Senator Clinton comes to Des Moines:
Clinton's entourage included 10 vehicles and included a Secret Service detail.
That makes it difficult to work the chat and chew cafe in West Pole Bean. Today may be a harbinger of the campaign: mega-events or invite-only, no in between. As for invite only, the Gazette looks at Marcia Rogers' housecleaning:
Rogers is planning tonight's private party for invited guests in her southeast Cedar Rapids home as ``a conversation with Iowans.'
The point of the house party is to welcome Clinton to Iowa, for her to get to know Iowans, Rogers said. All people should feel like they have access to the candidates...
So what's the track record of candidates who are entombed in the Secret Service bubble? Leaving out uncontested re-nominations there are three modern caucus cases:
So we really don't know. My gut check: Bubble hurts Hillary.
Chris at MyDD handicaps the front-loaded Dem calendar and speculates on the political junkie's wet dream, the brokered convention. He also maps the rote to the nomination; worth a read but here's the bullets, the first the most relevant:
Edwards must win Iowa. Clinton must finish in the top two in two of the following three: Iowa, New Hampshire and South Carolina. Obama must win an early state, and do "better than expected" in at least one other. Everyone else must win an early state. Period.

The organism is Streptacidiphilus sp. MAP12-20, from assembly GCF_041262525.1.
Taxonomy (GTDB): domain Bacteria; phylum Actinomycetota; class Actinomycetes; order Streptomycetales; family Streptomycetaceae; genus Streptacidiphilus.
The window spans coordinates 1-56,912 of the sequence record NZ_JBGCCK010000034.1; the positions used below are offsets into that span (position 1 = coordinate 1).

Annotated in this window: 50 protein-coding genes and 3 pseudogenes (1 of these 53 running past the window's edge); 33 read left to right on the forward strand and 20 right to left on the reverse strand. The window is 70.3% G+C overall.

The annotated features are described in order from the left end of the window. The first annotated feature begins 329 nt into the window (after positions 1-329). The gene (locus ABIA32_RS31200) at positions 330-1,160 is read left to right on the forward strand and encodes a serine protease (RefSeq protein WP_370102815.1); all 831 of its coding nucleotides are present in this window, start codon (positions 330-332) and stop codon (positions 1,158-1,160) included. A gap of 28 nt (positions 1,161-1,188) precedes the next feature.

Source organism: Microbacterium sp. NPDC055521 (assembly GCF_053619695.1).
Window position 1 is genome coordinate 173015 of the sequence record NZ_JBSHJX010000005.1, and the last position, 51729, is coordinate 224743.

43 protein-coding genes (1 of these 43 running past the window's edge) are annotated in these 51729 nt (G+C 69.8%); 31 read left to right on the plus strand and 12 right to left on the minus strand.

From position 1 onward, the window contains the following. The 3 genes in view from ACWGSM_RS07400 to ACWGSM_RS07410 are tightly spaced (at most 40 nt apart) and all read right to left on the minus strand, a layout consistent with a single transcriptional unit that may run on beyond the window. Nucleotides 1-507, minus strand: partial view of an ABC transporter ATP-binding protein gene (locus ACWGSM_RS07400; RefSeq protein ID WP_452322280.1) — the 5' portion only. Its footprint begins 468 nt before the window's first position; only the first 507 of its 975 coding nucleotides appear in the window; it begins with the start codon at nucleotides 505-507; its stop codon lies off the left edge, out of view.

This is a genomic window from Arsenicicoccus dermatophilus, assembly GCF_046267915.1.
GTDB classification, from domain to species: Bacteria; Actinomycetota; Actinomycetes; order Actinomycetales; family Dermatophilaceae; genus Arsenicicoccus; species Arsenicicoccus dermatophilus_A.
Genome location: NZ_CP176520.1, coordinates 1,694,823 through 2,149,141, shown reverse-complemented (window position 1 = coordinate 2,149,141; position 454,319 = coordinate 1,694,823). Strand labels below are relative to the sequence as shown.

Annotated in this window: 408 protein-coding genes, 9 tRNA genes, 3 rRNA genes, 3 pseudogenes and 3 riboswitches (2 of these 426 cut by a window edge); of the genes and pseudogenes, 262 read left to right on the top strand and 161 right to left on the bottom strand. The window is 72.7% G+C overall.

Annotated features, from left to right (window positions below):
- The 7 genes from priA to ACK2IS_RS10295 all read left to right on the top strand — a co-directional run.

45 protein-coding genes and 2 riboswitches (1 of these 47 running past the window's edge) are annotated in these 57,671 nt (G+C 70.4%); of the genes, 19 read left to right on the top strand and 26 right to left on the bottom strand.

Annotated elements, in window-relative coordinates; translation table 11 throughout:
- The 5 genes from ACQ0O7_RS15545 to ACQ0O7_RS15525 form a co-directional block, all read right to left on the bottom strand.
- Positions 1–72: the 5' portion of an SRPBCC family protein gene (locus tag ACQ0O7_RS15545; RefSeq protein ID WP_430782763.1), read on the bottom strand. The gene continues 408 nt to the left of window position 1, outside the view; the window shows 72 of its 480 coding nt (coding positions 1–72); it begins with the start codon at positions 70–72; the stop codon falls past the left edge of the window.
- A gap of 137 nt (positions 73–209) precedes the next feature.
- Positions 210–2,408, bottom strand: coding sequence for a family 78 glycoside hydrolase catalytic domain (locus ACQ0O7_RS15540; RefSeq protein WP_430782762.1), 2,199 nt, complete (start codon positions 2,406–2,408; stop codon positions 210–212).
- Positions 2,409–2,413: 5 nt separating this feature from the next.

Those recent Edwards first in Iowa polls have set the bar high...
And from the right, Charles Krauthammer has a surprising energy plan:
The president ostentatiously rolled out his 20-in-10 plan: reducing gasoline consumption by 20 percent in 10 years. This with Rube Goldberg regulation -- fuel-efficiency standards, artificially mandated levels of 'renewable and alternative fuels in 2017' and various bribes (er, incentives) for government-favored technologies -- of the kind we have been trying for three decades.
Good grief. I can give you a 20-in-2: tax gas to $4 a gallon. Just look at last summer. Gas prices spike and, presto, SUV sales plunge, the Prius is cool and car ads once again begin featuring miles per gallon ratings.
No regulator, no fuel-efficiency standards, no presidential exhortations, no grand experiments with switchgrass. Raise the price and people change their habits. It's the essence of capitalism.